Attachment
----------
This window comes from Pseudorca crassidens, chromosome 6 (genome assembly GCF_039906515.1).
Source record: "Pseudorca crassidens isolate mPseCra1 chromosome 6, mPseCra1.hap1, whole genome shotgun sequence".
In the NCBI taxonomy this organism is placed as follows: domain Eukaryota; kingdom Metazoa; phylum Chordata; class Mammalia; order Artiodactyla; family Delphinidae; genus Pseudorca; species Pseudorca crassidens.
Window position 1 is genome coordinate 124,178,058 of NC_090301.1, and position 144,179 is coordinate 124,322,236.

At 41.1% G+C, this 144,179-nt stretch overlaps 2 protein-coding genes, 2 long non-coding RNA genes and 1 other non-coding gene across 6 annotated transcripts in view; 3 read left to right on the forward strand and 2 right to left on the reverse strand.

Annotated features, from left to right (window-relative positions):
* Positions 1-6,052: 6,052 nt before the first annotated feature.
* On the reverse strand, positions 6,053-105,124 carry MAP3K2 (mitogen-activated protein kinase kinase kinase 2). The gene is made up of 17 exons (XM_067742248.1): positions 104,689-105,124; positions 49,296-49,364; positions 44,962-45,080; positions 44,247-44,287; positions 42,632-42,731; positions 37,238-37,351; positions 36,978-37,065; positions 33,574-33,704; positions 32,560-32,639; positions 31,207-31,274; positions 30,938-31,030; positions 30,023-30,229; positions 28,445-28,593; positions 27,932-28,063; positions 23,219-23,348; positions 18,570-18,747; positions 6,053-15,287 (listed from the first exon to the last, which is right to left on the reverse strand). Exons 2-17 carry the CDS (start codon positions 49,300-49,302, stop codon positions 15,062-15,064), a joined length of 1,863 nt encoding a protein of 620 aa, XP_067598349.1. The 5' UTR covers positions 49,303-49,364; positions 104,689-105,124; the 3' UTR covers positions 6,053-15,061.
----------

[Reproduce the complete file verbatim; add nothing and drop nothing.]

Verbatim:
This window comes from Pseudorca crassidens, chromosome 6 (genome assembly GCF_039906515.1).
Source record: "Pseudorca crassidens isolate mPseCra1 chromosome 6, mPseCra1.hap1, whole genome shotgun sequence".
In the NCBI taxonomy this organism is placed as follows: domain Eukaryota; kingdom Metazoa; phylum Chordata; class Mammalia; order Artiodactyla; family Delphinidae; genus Pseudorca; species Pseudorca crassidens.
Window position 1 is genome coordinate 124,178,058 of NC_090301.1, and position 144,179 is coordinate 124,322,236.

At 41.1% G+C, this 144,179-nt stretch overlaps 2 protein-coding genes, 2 long non-coding RNA genes and 1 other non-coding gene across 6 annotated transcripts in view; 3 read left to right on the forward strand and 2 right to left on the reverse strand.

Annotated features, from left to right (window-relative positions):
* Positions 1-6,052: 6,052 nt before the first annotated feature.
* On the reverse strand, positions 6,053-105,124 carry MAP3K2 (mitogen-activated protein kinase kinase kinase 2). The gene is made up of 17 exons (XM_067742248.1): positions 104,689-105,124; positions 49,296-49,364; positions 44,962-45,080; positions 44,247-44,287; positions 42,632-42,731; positions 37,238-37,351; positions 36,978-37,065; positions 33,574-33,704; positions 32,560-32,639; positions 31,207-31,274; positions 30,938-31,030; positions 30,023-30,229; positions 28,445-28,593; positions 27,932-28,063; positions 23,219-23,348; positions 18,570-18,747; positions 6,053-15,287 (listed from the first exon to the last, which is right to left on the reverse strand). Exons 2-17 carry the CDS (start codon positions 49,300-49,302, stop codon positions 15,062-15,064), a joined length of 1,863 nt encoding a protein of 620 aa, XP_067598349.1. The 5' UTR covers positions 49,303-49,364; positions 104,689-105,124; the 3' UTR covers positions 6,053-15,061.